The Digital Public Library of America opened shop this week, offering access to a rich repository of books, photos and more. The collection, drawn from libraries and archives across the country, also contains rare historical footage like Kentucky women marching for the vote and news clips of civil rights Freedom Riders.
Is there anything the DPLA doesn’t have? Well, we could start with the 20 million or so digital books that Google(s goog) has scanned at hundreds of libraries in the last decade. This collection — which is much larger than the 2.4 million records at the DPLA — has gone unmentioned in the course of the new library’s launch this week. Instead, Google’s trove is gathering digital dust as a ceaseless copyright case between the company and the Authors Guild grinds on.
This is a shame. While the DPLA is a beautiful and important endeavor, it also feels woefully incomplete. Its library collection does’t include major institutions like Stanford and Michigan (alma mater of Google CEO Larry Page) which have enormous digital resources — this can hardly be described as “of America.” More seriously, the holes in the DPLA’s catalog show how a once-unified effort to digitize the country’s knowledge has become a patchwork affair.
As I described in Battle for the Books, Harvard librarian Robert Darnton not only pulled the university out of its one-time partnership with Google, but also led an intellectual campaign to stop the company’s scanning plans. Darnton’s actions not only drove legal opposition to a proposed settlement, but also produced lasting resentment within the librarian community — some of whom regard Darnton as a spoilsport and a demagogue.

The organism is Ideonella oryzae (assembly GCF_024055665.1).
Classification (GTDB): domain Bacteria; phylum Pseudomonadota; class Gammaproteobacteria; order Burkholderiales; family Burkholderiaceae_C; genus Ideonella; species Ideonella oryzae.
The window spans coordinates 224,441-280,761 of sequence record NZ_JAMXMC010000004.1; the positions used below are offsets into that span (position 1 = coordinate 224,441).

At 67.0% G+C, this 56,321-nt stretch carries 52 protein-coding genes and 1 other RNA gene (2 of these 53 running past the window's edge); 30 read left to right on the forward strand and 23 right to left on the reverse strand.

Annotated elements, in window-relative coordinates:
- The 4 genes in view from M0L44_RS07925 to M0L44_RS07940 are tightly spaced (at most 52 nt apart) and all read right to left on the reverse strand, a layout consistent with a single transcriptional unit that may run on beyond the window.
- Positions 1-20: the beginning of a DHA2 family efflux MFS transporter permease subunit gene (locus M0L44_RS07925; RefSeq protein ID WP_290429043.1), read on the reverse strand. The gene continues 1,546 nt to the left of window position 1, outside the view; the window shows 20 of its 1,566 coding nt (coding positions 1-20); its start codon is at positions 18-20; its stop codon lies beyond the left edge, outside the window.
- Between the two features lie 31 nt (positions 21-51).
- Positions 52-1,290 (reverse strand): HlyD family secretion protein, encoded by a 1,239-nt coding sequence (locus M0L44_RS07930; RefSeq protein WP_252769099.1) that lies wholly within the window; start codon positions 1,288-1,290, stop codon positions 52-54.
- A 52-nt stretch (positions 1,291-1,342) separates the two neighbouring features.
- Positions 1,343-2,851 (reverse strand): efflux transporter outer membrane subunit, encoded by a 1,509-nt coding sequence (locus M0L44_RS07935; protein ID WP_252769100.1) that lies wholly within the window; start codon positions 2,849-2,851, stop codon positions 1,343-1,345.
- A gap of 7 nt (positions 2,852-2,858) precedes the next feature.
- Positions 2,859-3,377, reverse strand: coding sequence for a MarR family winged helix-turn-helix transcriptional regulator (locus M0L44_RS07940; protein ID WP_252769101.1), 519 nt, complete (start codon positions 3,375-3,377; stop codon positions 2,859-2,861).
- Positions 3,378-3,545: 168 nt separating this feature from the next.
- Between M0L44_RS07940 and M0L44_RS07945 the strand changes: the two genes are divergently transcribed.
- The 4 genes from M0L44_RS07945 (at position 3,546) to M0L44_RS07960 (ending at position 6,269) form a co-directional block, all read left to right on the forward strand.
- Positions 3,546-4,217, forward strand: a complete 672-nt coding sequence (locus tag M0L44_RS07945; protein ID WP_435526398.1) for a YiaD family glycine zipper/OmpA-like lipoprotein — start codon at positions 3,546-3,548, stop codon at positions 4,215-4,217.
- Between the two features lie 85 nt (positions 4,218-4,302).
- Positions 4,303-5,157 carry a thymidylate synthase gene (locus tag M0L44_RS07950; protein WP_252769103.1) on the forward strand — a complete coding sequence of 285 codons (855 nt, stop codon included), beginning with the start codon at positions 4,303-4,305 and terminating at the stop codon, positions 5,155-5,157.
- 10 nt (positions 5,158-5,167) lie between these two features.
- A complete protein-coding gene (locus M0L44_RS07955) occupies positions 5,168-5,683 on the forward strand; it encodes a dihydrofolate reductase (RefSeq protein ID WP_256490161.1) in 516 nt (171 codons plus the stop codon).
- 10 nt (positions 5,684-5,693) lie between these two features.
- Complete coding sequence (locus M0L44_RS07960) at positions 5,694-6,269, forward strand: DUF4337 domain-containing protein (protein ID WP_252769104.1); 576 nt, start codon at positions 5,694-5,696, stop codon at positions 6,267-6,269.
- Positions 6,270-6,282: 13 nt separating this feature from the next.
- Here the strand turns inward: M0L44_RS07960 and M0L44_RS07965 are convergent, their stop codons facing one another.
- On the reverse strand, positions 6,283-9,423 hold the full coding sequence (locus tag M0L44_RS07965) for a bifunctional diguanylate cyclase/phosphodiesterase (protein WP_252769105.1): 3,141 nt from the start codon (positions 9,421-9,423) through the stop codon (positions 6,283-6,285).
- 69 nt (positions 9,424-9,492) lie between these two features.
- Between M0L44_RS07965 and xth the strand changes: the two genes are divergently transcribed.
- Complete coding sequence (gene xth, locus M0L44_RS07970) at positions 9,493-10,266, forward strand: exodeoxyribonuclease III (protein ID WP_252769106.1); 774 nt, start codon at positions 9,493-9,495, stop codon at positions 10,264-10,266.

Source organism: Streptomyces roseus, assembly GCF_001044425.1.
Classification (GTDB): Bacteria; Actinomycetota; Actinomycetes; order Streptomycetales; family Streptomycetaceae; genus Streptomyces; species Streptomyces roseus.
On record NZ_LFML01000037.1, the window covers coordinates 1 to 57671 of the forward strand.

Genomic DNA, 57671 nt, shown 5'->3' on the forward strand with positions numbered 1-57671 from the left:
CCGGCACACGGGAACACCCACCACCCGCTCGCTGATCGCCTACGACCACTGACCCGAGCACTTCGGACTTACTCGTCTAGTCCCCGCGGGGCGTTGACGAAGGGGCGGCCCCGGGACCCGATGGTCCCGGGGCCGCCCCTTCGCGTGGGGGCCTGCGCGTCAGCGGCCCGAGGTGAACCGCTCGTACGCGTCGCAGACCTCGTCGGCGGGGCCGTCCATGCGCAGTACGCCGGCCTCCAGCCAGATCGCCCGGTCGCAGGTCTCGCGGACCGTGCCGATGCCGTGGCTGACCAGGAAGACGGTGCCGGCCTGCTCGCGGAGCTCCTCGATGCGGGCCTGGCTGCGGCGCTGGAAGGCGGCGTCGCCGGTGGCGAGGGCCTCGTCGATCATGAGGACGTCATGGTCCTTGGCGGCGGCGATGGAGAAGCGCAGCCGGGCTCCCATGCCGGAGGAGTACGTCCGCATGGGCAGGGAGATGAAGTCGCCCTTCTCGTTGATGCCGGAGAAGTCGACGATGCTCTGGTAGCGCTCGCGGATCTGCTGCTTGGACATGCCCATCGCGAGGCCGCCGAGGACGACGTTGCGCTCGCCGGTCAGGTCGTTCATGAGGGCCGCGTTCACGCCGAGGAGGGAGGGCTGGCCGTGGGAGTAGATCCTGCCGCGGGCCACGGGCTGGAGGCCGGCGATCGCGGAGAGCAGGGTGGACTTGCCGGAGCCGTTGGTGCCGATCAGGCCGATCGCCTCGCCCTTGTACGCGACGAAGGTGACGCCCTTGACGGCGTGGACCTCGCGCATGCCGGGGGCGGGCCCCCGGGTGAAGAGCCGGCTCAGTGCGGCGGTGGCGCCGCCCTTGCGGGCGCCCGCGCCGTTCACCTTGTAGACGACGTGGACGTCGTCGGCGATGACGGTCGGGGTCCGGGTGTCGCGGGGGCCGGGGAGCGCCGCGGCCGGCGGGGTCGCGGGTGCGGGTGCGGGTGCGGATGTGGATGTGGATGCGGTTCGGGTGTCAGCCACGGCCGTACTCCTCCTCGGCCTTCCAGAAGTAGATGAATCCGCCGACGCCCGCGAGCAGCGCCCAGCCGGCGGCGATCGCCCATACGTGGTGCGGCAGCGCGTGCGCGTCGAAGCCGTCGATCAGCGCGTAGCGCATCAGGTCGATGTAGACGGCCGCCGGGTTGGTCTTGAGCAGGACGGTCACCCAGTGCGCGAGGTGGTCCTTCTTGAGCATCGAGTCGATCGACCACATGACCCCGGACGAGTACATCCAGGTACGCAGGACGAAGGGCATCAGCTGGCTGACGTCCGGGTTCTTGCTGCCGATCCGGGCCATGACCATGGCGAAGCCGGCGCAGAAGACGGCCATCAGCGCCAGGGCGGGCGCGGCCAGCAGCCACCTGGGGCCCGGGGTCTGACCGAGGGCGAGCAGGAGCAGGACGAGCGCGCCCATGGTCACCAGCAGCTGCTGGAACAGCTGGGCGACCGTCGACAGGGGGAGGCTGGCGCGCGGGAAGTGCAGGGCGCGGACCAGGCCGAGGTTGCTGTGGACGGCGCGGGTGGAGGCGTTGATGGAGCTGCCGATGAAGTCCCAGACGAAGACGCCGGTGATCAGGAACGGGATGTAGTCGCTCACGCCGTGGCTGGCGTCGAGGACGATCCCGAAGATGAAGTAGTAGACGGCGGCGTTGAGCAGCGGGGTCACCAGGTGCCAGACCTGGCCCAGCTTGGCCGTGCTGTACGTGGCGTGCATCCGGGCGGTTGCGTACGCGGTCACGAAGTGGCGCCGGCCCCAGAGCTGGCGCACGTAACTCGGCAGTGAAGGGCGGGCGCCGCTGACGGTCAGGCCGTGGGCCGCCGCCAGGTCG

The result is that the U.S. now has multiple, unconnected repositories that represent a digital fracturing of its culture heritage. It’s worth noting that DPLA also comes in addition to the Internet Archive, a long-time pioneer in digital scanning (I found the image at right by searching the DPLA; the results led me to a Connecticut library and then the Internet Archive).
This is in part due to copyright issues. While Google has made a strong case that its scanning activities are fair use, authors fear they will lose control over their works — and many people oppose granting Google or any other private company a role in the country’s library systems.
For now, the DPLA, which is funded by governments and foundations, is not in discussion with Google Books. It has, however, been talking to the Hathi Trust, a network of university libraries that have connected their digital collections (they obtained the collection as part of the agreement under which Google scanned their books).
“We’re just getting started and are in talks with many large content hubs; yes, we have spoken to HathiTrust and can imagine a very complimentary collaboration with them.” wrote Executive Director Dan Cohen.
Google did not return a request for comment.
Correction: An earlier version of this story said that the DPLA partnered with libraries in only six states. According to the official DPLA release, the organization “has partnered with six state and regional digital libraries and an equal number of large cultural heritage institutions— including the National Archives and Records Administration (NARA), the Smithsonian Institution, the New York Public Library, and Harvard University.”